LinkedIn, whose customers are mostly technology type people, managed to lose millions of user passwords this week by storing them simply hashed without a salt in a database.
I find it hard to imagine that someone there didn't point out how stupid this was to their leadership; yet clearly that leadership failed to exercise an iota of common sense and pay attention. I am sure that all of them made tons of money when they went public, envied by their former co-workers, admired by the local car dealers but now to be remembered as the doofusses who failed user security 101.
The internet is a wonderful place to find meaningful discussions on how to do almost anything, how to secure user passwords properly has to be as common as porn. Maybe they looked at the latter and ignored the former. Perhaps they preferred comparing their new Ferrari's and Porsches. Real people can get hurt when their password is stolen and decrypted: security is not something to do when you are bored.
You would think with so many companies embarrassed in the news by security mishaps that people would take this more seriously but for whatever reason it never registers.
As I've mentioned before, I once worked for a firm who kept all the production server and database passwords in a single text file in the code repository because the chief architect didn't like to have to remember a new one when he "fixed" the system. I pointed it out to the CTO, who remarked that he trusted the employees so it wasn't an issue. It's funny because the systems had no audit trail on logging in either so there was no way they could ever know if someone walked off with all the juicy customer data. None of it was encrypted either. Morons.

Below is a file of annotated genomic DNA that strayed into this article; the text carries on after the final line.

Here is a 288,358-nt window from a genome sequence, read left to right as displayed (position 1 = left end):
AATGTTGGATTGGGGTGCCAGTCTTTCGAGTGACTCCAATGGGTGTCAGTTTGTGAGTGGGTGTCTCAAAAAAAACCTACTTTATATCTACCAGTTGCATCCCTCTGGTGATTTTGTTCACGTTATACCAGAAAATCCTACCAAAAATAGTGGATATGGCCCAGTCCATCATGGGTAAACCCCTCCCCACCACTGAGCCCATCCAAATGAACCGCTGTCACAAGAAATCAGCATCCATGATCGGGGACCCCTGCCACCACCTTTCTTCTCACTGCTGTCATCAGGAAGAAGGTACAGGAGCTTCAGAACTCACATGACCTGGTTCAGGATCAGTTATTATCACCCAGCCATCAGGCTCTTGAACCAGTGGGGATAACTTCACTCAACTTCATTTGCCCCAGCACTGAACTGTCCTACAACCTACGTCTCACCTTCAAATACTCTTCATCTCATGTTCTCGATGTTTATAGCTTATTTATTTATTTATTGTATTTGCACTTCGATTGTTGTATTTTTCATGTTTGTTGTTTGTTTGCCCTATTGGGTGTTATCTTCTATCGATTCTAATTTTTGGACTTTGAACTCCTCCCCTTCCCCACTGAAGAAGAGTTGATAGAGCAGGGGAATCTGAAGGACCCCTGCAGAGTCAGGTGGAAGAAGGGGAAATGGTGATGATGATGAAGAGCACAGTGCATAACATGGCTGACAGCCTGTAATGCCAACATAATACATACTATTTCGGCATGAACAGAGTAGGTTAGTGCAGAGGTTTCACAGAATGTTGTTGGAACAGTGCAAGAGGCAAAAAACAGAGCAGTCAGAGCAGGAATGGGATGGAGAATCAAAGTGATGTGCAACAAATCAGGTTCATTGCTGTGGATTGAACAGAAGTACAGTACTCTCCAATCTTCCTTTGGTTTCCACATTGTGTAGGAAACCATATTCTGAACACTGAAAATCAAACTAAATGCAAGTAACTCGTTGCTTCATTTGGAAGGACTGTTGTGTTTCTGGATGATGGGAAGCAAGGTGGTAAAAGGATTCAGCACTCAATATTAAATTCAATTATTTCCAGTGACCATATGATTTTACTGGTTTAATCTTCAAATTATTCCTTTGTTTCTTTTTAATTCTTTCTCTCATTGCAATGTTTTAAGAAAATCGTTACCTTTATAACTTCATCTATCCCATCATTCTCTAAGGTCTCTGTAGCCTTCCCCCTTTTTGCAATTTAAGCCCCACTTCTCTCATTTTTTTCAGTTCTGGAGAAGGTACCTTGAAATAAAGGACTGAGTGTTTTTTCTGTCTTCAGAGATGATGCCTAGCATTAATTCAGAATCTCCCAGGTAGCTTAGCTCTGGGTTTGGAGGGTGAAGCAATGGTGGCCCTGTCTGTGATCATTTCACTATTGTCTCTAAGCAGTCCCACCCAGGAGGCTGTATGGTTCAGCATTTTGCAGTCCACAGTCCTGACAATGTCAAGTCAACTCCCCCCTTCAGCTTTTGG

I bet that more people are hacked, attacked and cracked than actually admit it or even notice it. You can forgive the local hardware store than tries to manage their few computers and network themselves, but a public company with tons of money and access to an massive database of smart people that didn't even bother to hire a single security expert or audit firm is inexcusable.
Do you think anyone will resign or return their huge stock benefits as a public apology? Not likely.
Unless you want to be forever a poster child for stupidity, please take security seriously and listen to those little voices who nag you about how poor security is at your company.
Security is like an NFL offensive lineman: it's best when no one mentions your name.